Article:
The U.S. Federal Reserve’s gradual exit from so-called quantitative easing (QE) — open-ended purchases of long-term assets — has financial markets and policymakers worried, with warnings of capital flight from developing economies and collapsing asset prices dominating policy discussions worldwide. But given that most major economies operate under a flexible exchange-rate regime, these concerns are largely unwarranted.

The logic behind the fear of the Fed’s “tapering” of QE is straightforward. Unconventional monetary policy in the United States — and in other advanced countries, particularly the United Kingdom and Japan — drove down domestic interest rates, while flooding international financial markets with liquidity.

In search of higher yields, investors took that liquidity — largely in the form of short-term speculative capital (“hot” money) — to emerging markets, putting upward pressure on their exchange rates and fueling the risk of asset bubbles. Thus the Fed’s withdrawal from QE would be accompanied by a capital-flow reversal, increasing borrowing costs and hampering GDP growth.

Of course, not all emerging markets, according to this logic, are equally exposed. Among the most vulnerable countries are Turkey, South Africa, Brazil, India and Indonesia — the so-called “Fragile Five” — all of which are characterized by twin fiscal and current-account deficits, high inflation in addition to faltering GDP growth.

This logic would be correct if the world were operating under a fixed exchange-rate regime, with governments tying official exchange rates to another country’s currency or the price of gold. Under these conditions, monetary contraction (or slowing expansion) would have a recessionary (or a less stimulative) impact on other economies.

With flexible exchange rates, however, monetary-policy contraction in a major economy would stimulate other economies in the short run, while monetary expansion would damage their performance. (To be sure, in the medium or long run, monetary expansion can facilitate increased domestic production and trade, thereby generating positive spillover effects.)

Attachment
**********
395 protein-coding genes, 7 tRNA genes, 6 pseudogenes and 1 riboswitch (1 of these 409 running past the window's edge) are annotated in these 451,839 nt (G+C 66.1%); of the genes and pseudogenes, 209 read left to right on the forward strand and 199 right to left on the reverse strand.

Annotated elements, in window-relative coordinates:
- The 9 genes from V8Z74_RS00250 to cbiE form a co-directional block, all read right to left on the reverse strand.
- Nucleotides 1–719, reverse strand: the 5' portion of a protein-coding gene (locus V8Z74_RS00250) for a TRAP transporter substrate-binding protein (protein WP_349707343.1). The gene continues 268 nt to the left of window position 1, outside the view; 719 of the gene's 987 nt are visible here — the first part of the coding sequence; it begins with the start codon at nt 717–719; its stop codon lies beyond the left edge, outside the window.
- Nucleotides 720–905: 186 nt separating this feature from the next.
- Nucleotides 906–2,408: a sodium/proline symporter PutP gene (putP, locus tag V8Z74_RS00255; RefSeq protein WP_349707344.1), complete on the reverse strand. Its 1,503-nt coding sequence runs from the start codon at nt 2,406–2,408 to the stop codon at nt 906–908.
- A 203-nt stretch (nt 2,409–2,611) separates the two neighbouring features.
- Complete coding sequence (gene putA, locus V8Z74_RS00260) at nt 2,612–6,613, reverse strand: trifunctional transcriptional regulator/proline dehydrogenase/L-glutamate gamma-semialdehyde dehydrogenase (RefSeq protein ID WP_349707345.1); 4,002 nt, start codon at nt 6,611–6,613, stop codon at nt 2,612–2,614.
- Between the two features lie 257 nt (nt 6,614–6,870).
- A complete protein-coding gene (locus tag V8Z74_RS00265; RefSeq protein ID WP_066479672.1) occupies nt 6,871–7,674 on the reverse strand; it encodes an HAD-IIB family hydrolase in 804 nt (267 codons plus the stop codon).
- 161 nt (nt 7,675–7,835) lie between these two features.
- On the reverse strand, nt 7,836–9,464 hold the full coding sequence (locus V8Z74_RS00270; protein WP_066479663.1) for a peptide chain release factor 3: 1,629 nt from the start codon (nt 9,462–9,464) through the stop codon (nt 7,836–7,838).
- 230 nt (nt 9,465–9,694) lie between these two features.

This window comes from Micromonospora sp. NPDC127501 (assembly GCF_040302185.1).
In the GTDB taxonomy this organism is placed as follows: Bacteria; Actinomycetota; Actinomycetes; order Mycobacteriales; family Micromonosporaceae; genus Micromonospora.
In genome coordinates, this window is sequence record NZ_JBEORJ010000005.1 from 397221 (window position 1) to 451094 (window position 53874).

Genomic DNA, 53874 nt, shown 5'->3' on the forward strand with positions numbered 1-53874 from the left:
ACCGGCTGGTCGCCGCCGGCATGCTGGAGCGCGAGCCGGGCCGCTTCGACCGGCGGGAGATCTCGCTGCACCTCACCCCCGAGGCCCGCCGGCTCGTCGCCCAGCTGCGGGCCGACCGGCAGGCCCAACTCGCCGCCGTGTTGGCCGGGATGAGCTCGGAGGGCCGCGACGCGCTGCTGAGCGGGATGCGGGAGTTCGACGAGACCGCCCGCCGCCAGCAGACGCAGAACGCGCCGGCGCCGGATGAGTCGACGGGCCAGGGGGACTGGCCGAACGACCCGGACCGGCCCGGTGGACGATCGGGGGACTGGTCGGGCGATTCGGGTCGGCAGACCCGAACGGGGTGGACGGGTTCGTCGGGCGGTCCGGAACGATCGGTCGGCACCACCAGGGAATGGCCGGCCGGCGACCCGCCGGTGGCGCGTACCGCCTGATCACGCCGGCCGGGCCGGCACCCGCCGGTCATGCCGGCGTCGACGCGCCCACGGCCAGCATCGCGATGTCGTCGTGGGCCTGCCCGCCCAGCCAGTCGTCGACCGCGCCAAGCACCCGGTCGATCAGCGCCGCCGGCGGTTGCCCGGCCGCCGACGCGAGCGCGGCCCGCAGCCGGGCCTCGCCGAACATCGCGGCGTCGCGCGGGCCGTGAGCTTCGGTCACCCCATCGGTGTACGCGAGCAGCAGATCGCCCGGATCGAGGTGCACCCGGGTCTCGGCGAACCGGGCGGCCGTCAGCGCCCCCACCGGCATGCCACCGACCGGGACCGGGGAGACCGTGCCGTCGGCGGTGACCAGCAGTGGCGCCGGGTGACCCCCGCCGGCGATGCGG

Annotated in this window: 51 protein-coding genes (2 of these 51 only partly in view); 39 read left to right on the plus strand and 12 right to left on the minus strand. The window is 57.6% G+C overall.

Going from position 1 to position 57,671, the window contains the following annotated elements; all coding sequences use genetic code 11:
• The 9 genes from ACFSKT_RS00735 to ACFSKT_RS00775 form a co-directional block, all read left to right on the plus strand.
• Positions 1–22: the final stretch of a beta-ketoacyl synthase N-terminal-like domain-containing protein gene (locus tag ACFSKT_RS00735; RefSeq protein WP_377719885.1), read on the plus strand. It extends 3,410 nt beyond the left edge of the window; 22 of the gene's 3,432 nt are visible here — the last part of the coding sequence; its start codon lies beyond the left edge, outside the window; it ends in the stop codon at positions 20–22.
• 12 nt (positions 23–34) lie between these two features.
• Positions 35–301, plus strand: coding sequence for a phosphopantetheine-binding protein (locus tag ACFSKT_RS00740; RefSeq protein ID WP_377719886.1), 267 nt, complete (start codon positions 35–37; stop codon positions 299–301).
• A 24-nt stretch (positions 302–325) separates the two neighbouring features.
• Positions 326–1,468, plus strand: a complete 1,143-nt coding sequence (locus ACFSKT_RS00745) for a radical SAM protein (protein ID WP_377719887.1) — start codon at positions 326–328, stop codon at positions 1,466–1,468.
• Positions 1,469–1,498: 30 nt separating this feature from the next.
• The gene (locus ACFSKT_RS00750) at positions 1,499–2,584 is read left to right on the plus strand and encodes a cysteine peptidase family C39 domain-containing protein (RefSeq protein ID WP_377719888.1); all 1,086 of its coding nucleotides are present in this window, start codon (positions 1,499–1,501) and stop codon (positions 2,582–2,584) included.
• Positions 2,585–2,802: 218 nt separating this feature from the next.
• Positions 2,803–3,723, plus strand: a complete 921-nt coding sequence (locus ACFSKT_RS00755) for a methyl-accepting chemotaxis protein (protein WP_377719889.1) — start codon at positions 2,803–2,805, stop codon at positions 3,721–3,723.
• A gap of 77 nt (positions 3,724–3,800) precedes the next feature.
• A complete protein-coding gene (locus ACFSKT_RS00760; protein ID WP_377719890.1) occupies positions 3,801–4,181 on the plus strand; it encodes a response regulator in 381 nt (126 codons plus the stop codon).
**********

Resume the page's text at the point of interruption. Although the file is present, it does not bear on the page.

After the collapse of Lehman Brothers in 2008, the rapid expansion of the money supply in the U.S. and the U.K. triggered a sharp appreciation of the Japanese yen, as well as of some emerging-market currencies. In short, QE is what merits concern — not its termination.

Of course, the Fed’s policy reversal could hurt countries that maintain fixed — or, like China, “managed floating” — exchange rates. Likewise, weaker eurozone economies like Greece and Spain, which would prefer stronger monetary stimulus than their more competitive counterparts in Europe are willing to accept, may suffer. Given that these economies have chosen to adhere to a fixed exchange rate, the Fed cannot really be blamed for the fallout.

In fact, the Fed — and other advanced-country central banks — should not be blamed for the negative effects of monetary expansion, either. Japan’s bold monetary easing, for example, was a critical element of Prime Minister Shinzo Abe’s strategy for lifting the Japanese economy out of more than a decade of recession — and it has led to a remarkable recovery.

The problem is that the policy has caused the yen to depreciate, leading nearby countries to accuse Japan of adopting “beggar-thy-neighbor” policies.

Similarly emerging-market officials warned that monetary expansion in the U.S. and the U.K. would trigger a wave of competitive currency devaluations, with Brazilian Finance Minister Guido Mantega going so far as to accuse the Fed and the Bank of England of waging a full-blown “currency war.”

But while it is true that such expansionary policies can have a recessionary impact on other economies, modern international finance theory shows that the concept of a “currency war” is a myth. The reality is that, under a flexible exchange-rate regime, competitive devaluations do not produce undesirable imbalances. On the contrary, they can bolster recovery in participating economies.

Currency devaluations were critical to ending the Great Depression. As Barry Eichengreen and Jeffrey Sachs showed in 1984, while abandoning the gold standard had an immediate negative impact, it quickly spurred recovery; the first countries to devalue their currencies escaped depression earlier than others.

The fact is that, with a flexible exchange rate, a country can offset the recessionary impact of a neighboring country’s monetary easing using its own independent monetary policy, guided by carefully chosen inflation targets. If all countries adopt this approach, the entire global economy benefits.

By working to revive the domestic economy, the Fed, like other advanced-country central banks, is simply fulfilling its mandate. Instead of complaining about its actions, emerging-country policymakers should be devising strategies for offsetting the spillover effects on their own economies. They have the tools to do so.

Koichi Hamada, special economic adviser to Japanese Prime Minister Shinzo Abe, is professor of economics at Yale University and professor emeritus of economics at the University of Tokyo. © 2014 Project Syndicate (www.project-syndicate.org)

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